Therapeutic antibody discovery could lead to new cancer drug development
A group of Cancer Research UK-supported researchers at the University of Leicester have played a major role in the development and validation of an innovative approach to the discovery of potent therapeutic antibodies, which could help to lay the foundations for a new cancer drug.
Professor Mark Carr’s structural biology group at the University of Leicester, working with teams at Cancer Research UK, the AstraZeneca Antibody Alliance Laboratory in Cambridge, and Oxford University, have developed a potent candidate therapeutic antibody against a novel enzyme target Arginase 2, called C0021158.
Arginase 2 (ARG2) is implicated in major human diseases, including cancer. It targets and destroys L-arginine, an amino acid crucial for immune cells to fight infections and diseases. While ARG2 is necessary to control arginine levels in the body, it is over produced in individuals with various types of cancer.
Professor Mark Carr, Structural Biologist at the University of Leicester, said: “The outstanding success of the ARG2 therapeutic antibody project is an example of the substantial benefits to be gained in drug discovery from harnessing the complementary scientific expertise and knowledge available in the pharmaceutical industry, biomedical charity and University sectors of the UK life sciences community. The outcomes from this project point to a successful future for the joint Cancer Research-AstraZeneca Antibody Alliance Laboratory and my structural biology group look forward to further successful collaborations."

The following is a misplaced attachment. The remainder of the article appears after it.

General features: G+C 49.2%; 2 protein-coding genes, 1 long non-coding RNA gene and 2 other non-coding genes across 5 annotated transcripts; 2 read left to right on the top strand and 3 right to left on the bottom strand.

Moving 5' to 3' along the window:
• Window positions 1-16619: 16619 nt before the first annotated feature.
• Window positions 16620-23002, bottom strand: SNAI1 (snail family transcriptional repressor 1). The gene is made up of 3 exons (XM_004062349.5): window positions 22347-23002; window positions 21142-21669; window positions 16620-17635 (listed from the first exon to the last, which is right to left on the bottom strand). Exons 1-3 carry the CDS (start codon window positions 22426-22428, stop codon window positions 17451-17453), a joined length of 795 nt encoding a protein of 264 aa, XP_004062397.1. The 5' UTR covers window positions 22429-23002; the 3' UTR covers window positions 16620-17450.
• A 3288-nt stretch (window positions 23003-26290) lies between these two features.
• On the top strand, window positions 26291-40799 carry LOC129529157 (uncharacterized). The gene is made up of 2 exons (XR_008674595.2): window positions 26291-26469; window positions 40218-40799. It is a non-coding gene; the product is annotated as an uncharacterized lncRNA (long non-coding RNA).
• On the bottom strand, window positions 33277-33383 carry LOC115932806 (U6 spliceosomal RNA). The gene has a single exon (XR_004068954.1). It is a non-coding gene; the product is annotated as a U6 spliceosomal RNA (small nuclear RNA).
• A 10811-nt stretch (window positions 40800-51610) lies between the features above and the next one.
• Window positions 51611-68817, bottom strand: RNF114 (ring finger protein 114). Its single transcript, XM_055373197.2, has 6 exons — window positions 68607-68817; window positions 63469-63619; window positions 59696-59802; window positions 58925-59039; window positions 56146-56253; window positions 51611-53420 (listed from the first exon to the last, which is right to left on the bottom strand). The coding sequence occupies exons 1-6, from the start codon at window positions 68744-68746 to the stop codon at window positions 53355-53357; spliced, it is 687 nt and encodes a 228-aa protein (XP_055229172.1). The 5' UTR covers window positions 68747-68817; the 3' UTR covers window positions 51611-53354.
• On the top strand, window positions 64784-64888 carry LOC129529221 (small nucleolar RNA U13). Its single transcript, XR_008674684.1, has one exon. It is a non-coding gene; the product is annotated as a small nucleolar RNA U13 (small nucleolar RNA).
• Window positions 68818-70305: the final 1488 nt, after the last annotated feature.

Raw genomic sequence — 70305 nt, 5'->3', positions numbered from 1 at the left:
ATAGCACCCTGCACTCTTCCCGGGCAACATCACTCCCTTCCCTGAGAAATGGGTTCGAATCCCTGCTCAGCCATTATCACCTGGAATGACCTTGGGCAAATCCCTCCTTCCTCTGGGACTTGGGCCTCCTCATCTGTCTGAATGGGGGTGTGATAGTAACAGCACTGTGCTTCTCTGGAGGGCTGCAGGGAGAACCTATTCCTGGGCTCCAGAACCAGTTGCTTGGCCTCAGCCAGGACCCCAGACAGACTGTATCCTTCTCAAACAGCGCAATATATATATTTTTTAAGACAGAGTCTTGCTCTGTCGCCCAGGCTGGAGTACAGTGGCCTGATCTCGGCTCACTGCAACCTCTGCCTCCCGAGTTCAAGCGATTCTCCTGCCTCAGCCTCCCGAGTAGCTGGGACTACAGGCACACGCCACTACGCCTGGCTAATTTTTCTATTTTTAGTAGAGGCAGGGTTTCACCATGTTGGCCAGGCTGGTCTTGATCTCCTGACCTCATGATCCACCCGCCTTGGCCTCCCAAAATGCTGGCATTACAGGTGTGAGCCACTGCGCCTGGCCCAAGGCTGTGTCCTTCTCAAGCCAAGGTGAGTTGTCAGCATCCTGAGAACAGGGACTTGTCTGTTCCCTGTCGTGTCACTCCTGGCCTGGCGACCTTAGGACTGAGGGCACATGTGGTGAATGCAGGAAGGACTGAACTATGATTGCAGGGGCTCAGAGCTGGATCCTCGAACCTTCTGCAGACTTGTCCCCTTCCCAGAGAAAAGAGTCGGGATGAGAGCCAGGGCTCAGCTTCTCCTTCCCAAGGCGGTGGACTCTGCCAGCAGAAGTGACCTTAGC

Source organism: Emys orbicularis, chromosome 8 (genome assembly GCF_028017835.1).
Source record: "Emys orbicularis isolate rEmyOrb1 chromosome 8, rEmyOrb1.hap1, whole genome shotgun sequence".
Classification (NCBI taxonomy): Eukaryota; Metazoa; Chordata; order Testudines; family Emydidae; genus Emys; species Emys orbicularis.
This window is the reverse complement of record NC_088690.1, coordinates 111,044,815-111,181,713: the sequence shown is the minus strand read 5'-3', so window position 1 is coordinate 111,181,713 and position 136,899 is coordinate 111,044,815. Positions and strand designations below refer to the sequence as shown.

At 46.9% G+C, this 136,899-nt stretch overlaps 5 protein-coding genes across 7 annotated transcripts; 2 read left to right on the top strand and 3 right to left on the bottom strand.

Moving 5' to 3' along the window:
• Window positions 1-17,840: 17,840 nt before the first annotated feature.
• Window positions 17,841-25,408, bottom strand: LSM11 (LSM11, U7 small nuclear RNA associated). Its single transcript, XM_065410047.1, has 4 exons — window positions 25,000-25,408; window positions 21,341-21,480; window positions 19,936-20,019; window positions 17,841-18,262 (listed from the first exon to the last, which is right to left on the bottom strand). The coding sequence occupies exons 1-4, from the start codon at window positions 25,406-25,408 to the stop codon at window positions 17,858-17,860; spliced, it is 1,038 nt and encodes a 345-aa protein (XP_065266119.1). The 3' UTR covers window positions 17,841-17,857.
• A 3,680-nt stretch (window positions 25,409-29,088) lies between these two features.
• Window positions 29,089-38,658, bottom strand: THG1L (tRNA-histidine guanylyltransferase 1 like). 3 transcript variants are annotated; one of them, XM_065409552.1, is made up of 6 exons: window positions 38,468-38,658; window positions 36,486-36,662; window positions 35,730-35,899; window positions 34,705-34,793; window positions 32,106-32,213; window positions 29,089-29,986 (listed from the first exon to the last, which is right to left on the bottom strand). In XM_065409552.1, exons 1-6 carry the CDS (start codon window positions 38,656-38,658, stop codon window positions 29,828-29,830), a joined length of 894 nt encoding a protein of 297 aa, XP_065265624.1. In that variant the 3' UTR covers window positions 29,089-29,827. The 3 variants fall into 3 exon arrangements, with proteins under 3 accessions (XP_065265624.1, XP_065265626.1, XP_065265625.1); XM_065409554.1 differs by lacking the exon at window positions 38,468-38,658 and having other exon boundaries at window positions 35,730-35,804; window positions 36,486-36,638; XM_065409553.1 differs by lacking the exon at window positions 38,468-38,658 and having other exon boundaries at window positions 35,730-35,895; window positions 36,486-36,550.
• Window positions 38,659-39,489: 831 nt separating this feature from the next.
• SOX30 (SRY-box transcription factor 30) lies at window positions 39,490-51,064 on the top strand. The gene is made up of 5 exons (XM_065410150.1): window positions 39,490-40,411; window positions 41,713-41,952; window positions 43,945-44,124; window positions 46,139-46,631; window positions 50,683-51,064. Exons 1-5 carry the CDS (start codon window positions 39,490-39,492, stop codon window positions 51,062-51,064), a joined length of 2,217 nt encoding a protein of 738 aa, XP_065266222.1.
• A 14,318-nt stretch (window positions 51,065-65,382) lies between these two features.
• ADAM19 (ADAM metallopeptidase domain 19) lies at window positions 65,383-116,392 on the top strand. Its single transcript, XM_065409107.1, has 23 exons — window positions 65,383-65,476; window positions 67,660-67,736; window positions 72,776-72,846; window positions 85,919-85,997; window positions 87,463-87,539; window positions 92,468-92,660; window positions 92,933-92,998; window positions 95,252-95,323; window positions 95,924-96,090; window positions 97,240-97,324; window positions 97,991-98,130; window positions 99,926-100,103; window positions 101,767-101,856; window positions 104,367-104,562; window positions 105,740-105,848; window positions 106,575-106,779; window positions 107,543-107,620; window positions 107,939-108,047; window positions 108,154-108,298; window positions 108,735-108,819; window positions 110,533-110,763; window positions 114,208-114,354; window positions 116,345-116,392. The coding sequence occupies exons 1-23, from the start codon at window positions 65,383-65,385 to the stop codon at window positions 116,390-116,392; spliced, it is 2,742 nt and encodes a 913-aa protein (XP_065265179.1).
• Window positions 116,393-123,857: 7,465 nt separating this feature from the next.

The surplus ARG2 significantly reduces L-arginine levels around tumours, hindering the immune cells and creating a local environment that allows tumours to grow unchecked. ARG2 is therefore an attractive target for inhibitory therapeutic antibodies that could help restore immune function against certain types of cancer, such as pancreatic ductal adenocarcinoma, bowel cancer and acute myeloid leukaemia.
The researchers expect that C0021158 will pave the way for the discovery of a new generation of antibodies, with treatment applications in cancer and beyond. Protein crystallography at Leicester provided key insights into the mechanism of the antibody.
Study author Dr Maria Groves, from Cancer Research UK – AstraZeneca Antibody Alliance Laboratory, said: “It takes a lot of time and resources to bring a new therapeutic antibody to the clinic, so we need them to be the best they can be. This first success gives me confidence that our unbiased libraries will produce stronger, more efficient antibodies, which previously could not be found.There’s still a long way to go with our ARG2 antibody, and we are now hoping to partner with a company to help develop the antibody and progress it into the clinic for oncology and non-oncology indications. For oncology, we hope that in combination with chemotherapy or immunotherapy, it may help target tumours that have been hiding from the immune system.”